For MR minima following, and for near-field sources that have an on-and-off character in time frames and in frequency bands, such as, e.g., speech, and for far-field sounds that are more continuous in activity (in particular in time), the buffer length is chosen to be roughly as long (measured in for example number of time frames) as the expected duration of a near-field activity in a frequency band, or longer. The buffer lengths can thus be frequency dependent in some applications.

Similarly, for MR maxima following, and far-field sources that have an on-and-off character in time frames and in frequency bands, such as, e.g., speech, and for continuous activity near-field sounds, the buffer length is chosen to be roughly as long the expected duration of a far-field activity in a frequency band, or longer. The expected activity duration for speech is on the order of 0.2 s up to 5 s. For an embodiment, using too a long a buffer extends the time to adapt to certain changes in acoustic transfer functions increases, as described above.

For minima following, in case the near-field source has a continuous activity, and the far-field source has a sparse (in particular in time) activity, such as speech, the buffer length is chosen such that it bridges the gaps between far-field source activity, i.e., the length is chosen equal to or longer than the longest expected pause in activity in a frequency band. Again this may be frequency dependent.

Similarly for maxima following in case the far-field source has a continuous activity, and the near-field source has a sparse (in particular in time) activity, such as for speech, the buffer length is chosen such that it bridges the gaps between near-field source activity.

The length of speech pauses varies with conversational style, and the character of the communication situation. The choice of buffer length in cases 3 and 4 is as long as is tolerable and again using too a long a buffer extends the time to adapt to certain changes in acoustic transfer increases, according to some embodiments.

The MR values that go into the buffer may be pre-processed to for example remove outliers and to provide some smoothing, for an embodiment. Outlier removal and smoothing can be done across time frames, or across frequency bands within a frame, or both. Techniques for outlier removal and smoothing include, but are not limited to, median filtering, and arithmetic and geometric averaging. Any such method known to those skilled in the art may be applied. The amount of smoothing and the number of time frames and frequency bands to include in for example median filtering is depending on the statistics of the MR stochastic process, and can be determined experimentally.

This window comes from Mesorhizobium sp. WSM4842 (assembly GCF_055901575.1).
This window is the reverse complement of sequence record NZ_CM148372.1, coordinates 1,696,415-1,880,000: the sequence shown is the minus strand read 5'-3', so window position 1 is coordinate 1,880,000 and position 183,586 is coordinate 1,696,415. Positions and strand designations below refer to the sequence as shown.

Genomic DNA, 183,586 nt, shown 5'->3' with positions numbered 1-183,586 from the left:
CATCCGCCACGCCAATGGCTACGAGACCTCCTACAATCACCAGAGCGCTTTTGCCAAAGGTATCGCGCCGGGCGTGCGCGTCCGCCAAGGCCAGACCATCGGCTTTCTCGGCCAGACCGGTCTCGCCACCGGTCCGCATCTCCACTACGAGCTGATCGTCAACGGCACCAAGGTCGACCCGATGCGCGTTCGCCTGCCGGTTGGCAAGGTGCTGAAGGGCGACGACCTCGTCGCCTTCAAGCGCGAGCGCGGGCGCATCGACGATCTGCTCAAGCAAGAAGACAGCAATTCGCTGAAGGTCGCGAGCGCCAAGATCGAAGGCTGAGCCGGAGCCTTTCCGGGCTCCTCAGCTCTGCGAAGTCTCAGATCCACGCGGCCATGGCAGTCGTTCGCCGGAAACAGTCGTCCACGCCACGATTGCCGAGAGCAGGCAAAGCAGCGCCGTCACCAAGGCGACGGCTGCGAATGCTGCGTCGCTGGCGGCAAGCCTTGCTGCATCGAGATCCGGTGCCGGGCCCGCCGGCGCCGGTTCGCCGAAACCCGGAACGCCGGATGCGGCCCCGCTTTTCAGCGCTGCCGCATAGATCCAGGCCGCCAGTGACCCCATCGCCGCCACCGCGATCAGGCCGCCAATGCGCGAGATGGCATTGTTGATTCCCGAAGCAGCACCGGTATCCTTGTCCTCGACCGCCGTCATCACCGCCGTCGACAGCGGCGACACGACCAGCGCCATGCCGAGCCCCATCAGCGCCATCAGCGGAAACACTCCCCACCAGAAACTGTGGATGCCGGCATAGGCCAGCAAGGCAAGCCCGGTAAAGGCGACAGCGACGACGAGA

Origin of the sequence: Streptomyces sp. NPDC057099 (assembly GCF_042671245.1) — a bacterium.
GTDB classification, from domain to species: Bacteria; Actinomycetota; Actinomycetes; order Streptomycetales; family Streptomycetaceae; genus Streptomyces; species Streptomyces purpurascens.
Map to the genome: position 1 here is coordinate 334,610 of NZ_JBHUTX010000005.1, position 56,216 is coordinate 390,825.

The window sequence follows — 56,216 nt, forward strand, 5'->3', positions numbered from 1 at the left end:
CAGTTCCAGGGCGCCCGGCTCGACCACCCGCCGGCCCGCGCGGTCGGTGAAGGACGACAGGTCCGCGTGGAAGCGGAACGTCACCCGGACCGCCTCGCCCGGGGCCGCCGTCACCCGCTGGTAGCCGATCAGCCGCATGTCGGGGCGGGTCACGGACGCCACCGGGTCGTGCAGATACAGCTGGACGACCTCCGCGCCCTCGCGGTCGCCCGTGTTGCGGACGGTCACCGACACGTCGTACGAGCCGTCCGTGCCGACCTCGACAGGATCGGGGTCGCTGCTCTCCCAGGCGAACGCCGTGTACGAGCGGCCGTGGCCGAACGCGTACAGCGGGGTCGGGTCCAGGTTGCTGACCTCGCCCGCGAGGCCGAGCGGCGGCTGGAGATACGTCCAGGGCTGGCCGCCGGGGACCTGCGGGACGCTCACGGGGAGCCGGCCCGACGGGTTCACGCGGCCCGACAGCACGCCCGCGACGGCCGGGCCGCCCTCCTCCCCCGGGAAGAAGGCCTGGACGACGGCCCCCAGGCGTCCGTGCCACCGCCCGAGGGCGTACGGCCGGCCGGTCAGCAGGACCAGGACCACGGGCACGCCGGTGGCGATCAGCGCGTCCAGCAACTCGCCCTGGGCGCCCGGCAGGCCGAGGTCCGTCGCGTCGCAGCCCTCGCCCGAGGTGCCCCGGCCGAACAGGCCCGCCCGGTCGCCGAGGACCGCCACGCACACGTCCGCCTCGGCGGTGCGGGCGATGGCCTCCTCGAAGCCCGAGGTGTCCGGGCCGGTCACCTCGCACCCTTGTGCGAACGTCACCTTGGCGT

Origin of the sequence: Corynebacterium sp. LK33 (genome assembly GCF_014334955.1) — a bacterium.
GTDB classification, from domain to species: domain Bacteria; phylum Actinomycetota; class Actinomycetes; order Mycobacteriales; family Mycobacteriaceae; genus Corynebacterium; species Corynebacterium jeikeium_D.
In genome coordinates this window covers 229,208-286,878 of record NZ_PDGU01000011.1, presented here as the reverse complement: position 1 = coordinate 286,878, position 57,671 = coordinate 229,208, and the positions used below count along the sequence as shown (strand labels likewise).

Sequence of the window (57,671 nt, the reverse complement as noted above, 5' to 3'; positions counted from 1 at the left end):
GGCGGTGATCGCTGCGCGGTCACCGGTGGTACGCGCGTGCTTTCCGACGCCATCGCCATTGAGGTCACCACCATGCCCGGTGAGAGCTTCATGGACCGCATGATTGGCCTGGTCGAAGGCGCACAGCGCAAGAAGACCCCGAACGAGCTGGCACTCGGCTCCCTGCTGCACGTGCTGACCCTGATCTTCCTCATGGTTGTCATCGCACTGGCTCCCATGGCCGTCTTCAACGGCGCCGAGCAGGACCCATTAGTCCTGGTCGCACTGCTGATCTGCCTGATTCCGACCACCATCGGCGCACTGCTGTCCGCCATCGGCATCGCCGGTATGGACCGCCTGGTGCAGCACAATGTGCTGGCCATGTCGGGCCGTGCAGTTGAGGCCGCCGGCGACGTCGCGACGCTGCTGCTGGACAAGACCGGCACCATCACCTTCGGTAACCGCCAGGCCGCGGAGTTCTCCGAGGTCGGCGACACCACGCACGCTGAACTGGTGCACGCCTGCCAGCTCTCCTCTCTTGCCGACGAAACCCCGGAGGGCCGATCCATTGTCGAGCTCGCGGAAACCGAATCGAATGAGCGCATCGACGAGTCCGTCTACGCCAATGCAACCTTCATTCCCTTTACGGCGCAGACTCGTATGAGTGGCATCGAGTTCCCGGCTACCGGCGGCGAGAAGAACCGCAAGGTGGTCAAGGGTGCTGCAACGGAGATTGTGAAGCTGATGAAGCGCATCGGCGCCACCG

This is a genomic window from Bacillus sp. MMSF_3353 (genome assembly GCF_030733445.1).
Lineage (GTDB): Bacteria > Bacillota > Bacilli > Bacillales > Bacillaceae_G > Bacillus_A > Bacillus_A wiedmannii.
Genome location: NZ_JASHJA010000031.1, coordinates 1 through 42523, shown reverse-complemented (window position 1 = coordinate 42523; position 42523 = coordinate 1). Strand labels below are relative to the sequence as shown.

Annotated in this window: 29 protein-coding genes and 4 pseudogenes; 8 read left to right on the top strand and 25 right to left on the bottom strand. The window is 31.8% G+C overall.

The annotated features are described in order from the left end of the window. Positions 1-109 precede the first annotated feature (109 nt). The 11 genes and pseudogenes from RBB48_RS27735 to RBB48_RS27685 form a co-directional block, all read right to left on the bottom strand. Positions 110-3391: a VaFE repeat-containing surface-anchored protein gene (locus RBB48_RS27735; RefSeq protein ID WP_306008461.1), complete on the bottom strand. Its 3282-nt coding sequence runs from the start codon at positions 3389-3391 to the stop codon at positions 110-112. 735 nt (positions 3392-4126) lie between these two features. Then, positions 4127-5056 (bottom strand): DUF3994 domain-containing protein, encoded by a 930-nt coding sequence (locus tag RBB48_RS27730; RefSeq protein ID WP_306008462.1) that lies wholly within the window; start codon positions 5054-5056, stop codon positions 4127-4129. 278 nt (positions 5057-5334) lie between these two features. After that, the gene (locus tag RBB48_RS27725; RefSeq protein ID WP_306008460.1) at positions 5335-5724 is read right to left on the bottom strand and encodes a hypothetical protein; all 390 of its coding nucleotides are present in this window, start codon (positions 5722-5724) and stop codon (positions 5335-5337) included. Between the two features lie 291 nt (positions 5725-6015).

For an embodiment, the output of the minima and maxima search may be post-processed to for example provide smoothing and/or compensation for the min/max bias. The search for the minimum in the buffer as described above, can be replaced by letting MRmin in each time frame be the k:th smallest value in the buffer. For an embodiment, k is set to compensate for the bias that is introduced by the minima search. Similarly the search for the maximum in the buffer as described above, can be replaced by letting MRmax in each time frame be the k:th largest value in the buffer, and with for an embodiment k may be set to such that the bias introduced by the maxima search can be compensated for.

For an embodiment, magnitude ratio minima and maxima followers can be implemented without the use of buffers over which the minima and maxima is searched. Consider first minima following. An estimate of the minimum magnitude ratio MRmin(n) in time frame n (and in a particular frequency band) can be computed like MRmin(n)=min(MRmin(n−1)+MRbias, MR(n)) where MRmin(n−1) is the estimate of the minimum magnitude ratio in time frame n−1, MRbias is a non-negative constant, and MR(n) is the magnitude ratio of the current time frame. The considerations in the choice of value of MRbias, for an embodiment, are similar to the considerations in the choice of buffer size above. Smaller values of MRbias correspond to using longer buffers, and larger values of MRbias corresponds to using shorter buffers, according to an embodiment.